462
Negro insurrection of 1740 385
477
Clarendon colony abandoned 338 339
478
The duty on tobacco 154 1 5 5
494
Negroes as real estate 225
497
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Page 234 - The whole commerce between master and slave is a perpetual exercise of the most boisterous passions, — the most unremitting despotism on the one part and degrading submissions on the other.
Page 234 - And can the liberties of a nation be thought secure when we have removed their only firm basis, a conviction in the minds of the people that these liberties are of the gift of God...
Page 286 - I thank God there are no free schools nor printing, and I hope we shall not have them these hundred years; for learning has brought disobedience and heresy and sects into the world, and printing has divulged them, and libels against the best government. God keep us from both!
Page 33 - What constitutes a state ? Not high-raised battlement, or labored mound, Thick wall, or moated gate ; Not cities proud, with spires and turrets crowned ; Not bays and broad-armed ports, Where, laughing at the storm, rich navies ride, Nor starred and spangled courts, Where low-browed Baseness wafts perfume to pride. No : Men, high-minded men...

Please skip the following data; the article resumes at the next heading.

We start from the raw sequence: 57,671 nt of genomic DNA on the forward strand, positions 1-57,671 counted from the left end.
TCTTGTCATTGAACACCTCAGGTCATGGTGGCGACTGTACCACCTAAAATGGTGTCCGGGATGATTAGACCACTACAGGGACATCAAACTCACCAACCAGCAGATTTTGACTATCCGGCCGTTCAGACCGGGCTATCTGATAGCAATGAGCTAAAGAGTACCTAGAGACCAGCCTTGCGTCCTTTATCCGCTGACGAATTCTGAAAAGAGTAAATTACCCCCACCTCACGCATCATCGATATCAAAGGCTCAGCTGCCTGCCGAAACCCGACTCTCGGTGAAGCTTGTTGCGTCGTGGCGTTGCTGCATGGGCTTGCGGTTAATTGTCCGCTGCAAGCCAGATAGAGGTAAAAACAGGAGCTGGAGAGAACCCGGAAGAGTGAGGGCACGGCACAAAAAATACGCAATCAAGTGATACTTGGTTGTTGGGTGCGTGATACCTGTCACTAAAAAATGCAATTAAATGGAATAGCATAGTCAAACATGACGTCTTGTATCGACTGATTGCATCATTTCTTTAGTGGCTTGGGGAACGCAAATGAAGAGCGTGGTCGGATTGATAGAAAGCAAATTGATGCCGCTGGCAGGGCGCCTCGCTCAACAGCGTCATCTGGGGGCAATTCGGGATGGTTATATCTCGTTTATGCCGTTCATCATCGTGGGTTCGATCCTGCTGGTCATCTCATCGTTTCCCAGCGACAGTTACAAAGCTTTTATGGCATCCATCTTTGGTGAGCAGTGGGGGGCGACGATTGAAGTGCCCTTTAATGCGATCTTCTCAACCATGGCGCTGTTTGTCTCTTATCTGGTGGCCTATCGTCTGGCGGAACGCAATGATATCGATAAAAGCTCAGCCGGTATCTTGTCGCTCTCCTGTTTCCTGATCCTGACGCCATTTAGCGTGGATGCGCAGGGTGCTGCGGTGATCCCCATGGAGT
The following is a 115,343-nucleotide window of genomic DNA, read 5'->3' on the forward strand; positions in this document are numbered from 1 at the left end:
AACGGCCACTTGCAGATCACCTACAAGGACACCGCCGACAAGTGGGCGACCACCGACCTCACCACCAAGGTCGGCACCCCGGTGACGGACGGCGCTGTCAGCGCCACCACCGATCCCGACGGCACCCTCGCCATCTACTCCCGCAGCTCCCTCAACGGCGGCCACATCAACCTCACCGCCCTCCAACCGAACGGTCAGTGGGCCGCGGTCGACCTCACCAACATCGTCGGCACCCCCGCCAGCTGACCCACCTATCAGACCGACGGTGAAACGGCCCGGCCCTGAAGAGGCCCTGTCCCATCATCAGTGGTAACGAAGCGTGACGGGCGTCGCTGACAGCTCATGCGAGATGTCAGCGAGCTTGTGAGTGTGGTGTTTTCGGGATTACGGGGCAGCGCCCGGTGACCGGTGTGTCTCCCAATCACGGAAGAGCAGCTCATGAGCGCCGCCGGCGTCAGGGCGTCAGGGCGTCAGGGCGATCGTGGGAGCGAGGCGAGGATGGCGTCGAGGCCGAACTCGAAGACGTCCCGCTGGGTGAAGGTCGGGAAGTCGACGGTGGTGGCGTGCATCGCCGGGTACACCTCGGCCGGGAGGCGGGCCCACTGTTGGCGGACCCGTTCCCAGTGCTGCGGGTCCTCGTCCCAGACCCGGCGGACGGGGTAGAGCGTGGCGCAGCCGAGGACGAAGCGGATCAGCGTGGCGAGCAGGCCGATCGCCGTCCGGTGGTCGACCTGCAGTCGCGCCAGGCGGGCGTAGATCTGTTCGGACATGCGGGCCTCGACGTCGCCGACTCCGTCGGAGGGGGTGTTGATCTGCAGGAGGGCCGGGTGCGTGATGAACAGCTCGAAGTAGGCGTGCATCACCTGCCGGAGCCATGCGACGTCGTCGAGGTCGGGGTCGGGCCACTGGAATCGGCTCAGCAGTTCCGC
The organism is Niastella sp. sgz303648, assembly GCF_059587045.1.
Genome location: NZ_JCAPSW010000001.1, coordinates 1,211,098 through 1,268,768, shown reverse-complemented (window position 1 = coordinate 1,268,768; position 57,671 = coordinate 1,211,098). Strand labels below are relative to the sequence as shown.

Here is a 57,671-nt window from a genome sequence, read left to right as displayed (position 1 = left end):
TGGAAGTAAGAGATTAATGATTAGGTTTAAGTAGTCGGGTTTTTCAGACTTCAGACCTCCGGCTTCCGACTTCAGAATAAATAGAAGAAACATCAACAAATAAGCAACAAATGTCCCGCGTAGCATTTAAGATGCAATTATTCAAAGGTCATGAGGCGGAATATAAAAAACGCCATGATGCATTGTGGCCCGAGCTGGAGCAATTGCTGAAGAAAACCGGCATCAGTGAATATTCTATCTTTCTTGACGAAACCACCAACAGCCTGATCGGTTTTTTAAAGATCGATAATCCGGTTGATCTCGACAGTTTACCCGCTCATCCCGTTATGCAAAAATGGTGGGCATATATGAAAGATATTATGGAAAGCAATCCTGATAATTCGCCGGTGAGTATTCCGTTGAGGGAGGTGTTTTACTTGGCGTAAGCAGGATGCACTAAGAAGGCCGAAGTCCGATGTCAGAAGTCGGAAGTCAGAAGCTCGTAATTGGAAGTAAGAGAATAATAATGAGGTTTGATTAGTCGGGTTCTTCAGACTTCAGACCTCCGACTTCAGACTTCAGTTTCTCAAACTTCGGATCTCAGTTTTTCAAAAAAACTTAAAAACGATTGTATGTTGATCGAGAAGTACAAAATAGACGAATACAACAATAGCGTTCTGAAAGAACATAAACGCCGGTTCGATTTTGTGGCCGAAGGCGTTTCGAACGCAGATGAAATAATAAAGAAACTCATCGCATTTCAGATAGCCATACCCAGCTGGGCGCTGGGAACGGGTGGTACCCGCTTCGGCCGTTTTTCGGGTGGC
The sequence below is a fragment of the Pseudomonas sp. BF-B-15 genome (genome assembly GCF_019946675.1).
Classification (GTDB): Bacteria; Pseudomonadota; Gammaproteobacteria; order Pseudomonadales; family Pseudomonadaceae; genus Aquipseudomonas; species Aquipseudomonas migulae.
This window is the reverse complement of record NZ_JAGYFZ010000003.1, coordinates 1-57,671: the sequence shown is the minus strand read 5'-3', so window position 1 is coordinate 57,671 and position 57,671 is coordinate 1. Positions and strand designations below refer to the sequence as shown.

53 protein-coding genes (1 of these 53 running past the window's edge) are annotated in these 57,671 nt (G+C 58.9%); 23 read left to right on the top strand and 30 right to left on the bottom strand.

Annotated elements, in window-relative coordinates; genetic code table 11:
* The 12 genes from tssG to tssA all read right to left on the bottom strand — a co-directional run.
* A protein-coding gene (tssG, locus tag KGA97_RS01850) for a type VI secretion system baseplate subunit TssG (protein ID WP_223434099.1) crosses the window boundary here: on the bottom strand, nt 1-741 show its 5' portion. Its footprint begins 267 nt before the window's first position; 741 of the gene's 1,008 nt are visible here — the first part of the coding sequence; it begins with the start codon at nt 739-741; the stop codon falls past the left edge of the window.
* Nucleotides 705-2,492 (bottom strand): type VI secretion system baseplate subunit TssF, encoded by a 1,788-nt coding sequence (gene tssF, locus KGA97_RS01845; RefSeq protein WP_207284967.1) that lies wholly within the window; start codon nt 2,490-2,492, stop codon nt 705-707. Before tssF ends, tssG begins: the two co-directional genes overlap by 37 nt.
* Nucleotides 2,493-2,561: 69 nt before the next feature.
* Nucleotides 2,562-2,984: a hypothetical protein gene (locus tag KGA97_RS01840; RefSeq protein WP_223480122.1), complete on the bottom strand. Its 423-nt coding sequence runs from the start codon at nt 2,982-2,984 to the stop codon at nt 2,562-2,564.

Page 33 - Where low-browed baseness wafts perfume to pride. No ! Men, high-minded men, With powers as far above dull brutes endued, In forest, brake or den, As beasts excel cold rocks and brambles rude ; Men who their duties know, But know their rights, and, knowing, dare maintain, Prevent the long-aimed blow, And crush the tyrant while they rend the chain, — These constitute a State ; And sovereign law, that State's collected will, • O'er thrones and globes elate Sits empress, crowning good, repressing...